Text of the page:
Bicycle Mechanics - frame / fork
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07-30-10, 01:32 PM
I m really an amateur n as I am, I have a standard question...
Can I build a Rossin Frame 53 ctc with a Sunlite 26" MTB Fork Threaded Length 100mm, 1" OD, Chrome, ST 200mm together?
what would be the advantages / disadvantages?
Thnx for the help!!!
Odds are that the Rossin frame is built for the standard 700C road wheels, so sticking a regular 26" MTB fork is likely to mess up the geometry. If the fork can fit a 700C wheel it might be doable, but we don't know that. Besides, it'd be kind of a pity to soil a nice frame like that with an excessively heavy and chunky MTB fork.
07-30-10, 02:42 PM
No! You need a 700c road fork.
07-30-10, 03:14 PM
This post makes me cry inside. Seriously.
Really, really, bad idea.
07-30-10, 09:45 PM
those forks will not work rite its gonna look very unsuited so as they are jabbering on above go with 700C Forks Hell If you can find carbon fiber ones go with those You want the best of everything so nothing breaks i have gone through that phase many times and i don't want you to go through it
07-30-10, 10:21 PM
Cuento corto? Yo no lo haria. Buscate una horquilla de ruta, en barcelona alguien tiene q que tenerlas.
07-30-10, 10:29 PM
Sunlite makes beastly chromed 700c forks too, if you're insistent on being cheap.
08-03-10, 03:59 AM
this is kind from u... sorry for causin depression, but this is a forum n i was askin cause i m not in the topic. but u helped me a lot, thnx
08-03-10, 04:42 AM
If you have a basic understanding of bicycle geometry you would know that swapping in a fork that was not designed for the frame will have detrimental effects on the bike's handling characteristics and that a fork made for a 26 inch wheel will not allow for proper brake placement... a caliper brake could be mounted at the crown of the Sunlite but that would not be optimal.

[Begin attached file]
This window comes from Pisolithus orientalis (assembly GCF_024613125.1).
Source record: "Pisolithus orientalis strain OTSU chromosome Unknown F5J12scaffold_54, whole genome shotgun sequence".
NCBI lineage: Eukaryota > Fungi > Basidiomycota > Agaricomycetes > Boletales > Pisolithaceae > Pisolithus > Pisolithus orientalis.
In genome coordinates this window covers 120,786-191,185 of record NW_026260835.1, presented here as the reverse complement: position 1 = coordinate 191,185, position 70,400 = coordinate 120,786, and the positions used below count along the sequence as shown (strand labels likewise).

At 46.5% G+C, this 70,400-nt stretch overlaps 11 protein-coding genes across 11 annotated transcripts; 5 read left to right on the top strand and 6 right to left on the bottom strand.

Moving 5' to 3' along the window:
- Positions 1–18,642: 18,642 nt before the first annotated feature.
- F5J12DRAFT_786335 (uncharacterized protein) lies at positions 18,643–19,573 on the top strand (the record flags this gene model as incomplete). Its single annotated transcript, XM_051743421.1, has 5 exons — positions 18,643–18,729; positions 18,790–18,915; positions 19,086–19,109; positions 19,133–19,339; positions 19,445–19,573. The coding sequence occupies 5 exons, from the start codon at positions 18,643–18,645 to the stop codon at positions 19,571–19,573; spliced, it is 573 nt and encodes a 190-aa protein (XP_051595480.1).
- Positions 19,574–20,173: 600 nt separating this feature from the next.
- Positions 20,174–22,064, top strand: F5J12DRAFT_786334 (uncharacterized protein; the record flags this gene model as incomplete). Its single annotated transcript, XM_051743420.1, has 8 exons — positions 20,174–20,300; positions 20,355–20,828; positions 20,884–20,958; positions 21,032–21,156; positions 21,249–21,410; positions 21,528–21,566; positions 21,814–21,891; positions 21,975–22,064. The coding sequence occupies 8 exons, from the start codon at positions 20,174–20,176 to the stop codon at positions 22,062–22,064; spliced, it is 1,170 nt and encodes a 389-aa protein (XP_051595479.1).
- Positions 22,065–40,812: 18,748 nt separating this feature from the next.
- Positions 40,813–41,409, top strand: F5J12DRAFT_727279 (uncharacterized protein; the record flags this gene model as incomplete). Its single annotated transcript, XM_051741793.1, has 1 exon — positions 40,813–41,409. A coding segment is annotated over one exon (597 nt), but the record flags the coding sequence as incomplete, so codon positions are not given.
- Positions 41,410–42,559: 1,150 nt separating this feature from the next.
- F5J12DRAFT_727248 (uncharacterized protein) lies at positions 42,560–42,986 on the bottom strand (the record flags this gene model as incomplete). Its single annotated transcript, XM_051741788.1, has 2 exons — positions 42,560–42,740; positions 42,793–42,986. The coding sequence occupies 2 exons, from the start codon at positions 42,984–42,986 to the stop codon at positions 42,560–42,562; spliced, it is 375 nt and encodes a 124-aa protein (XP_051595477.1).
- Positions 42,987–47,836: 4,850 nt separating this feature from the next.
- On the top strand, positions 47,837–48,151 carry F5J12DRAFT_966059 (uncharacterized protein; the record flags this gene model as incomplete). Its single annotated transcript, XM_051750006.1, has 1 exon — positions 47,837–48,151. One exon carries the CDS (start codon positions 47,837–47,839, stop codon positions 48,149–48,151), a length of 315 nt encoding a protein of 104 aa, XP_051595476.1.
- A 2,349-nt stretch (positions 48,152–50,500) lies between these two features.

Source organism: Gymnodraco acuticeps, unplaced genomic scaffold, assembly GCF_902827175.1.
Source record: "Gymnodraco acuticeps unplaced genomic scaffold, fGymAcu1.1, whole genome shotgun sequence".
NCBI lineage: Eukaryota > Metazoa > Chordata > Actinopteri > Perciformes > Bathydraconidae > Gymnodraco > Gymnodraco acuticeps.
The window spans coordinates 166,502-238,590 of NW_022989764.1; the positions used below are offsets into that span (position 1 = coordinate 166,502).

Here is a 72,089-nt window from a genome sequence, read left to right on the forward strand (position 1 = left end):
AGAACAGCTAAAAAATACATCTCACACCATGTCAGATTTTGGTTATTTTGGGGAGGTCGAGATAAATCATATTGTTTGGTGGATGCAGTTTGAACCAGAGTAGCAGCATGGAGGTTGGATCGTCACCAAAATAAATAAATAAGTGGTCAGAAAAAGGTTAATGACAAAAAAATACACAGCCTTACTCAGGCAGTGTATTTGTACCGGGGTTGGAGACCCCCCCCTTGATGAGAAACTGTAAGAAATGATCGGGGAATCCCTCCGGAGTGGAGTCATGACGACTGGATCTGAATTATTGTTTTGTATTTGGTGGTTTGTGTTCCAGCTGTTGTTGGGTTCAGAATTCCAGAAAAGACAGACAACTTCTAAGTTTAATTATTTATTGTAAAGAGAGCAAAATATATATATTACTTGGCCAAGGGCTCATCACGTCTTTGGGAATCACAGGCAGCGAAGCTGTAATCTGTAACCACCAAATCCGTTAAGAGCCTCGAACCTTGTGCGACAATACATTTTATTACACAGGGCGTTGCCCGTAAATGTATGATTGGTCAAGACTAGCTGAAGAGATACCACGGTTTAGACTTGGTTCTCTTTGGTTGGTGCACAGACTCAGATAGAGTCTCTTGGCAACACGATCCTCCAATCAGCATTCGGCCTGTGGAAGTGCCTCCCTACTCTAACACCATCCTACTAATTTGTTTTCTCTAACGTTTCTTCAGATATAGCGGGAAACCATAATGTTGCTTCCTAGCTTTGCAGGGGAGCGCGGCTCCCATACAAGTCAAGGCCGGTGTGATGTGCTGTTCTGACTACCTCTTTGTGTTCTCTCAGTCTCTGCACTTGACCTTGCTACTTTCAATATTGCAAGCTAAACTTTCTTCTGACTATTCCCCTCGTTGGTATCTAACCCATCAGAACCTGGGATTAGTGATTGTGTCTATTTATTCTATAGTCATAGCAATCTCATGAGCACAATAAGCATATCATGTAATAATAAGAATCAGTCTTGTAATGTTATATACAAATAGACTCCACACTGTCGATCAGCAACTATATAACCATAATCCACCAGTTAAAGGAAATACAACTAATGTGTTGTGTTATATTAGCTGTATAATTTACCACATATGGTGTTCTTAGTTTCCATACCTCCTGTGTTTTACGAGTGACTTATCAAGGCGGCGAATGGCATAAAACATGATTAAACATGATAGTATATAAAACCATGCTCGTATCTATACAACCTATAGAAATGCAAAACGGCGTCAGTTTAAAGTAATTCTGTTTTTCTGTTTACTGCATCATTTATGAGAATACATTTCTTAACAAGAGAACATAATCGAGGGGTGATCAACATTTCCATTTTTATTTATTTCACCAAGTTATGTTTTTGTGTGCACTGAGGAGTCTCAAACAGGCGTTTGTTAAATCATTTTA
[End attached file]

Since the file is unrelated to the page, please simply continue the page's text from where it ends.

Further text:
And that fork probably weighs nearly as much as the (gorgeous) Rossin frame.
You need to find a proper road fork and if you get a steel fork a frame builder could fine tune that fork to optimize the rake and trail and thereby optimize the handling characteristics if it is not quite right although this would need to be done with an unfinished fork as any adjustments will damage the forks paint or chrome work.
If you can get the specifics of the frame angles you can also look for a fork that complies with those angles... many modern road frames have steeper head angles and straight forks but these have an offset at the crown to adjust the rake/trail. Vintage fork blades are drawn and shaped so that they also provide for proper rake / trail and these will have curved fork blades.
A good bike shop will understand these things and be able to provide and fit a fork that best suits this frame... pity that the original fork is not included in the deal.
08-03-10, 04:45 AM
PS - If this was my frame I would build a custom fork built and have it painted to match the frame after I road tested it to ensure it was properly tuned to optimize the desired handling characteristics.
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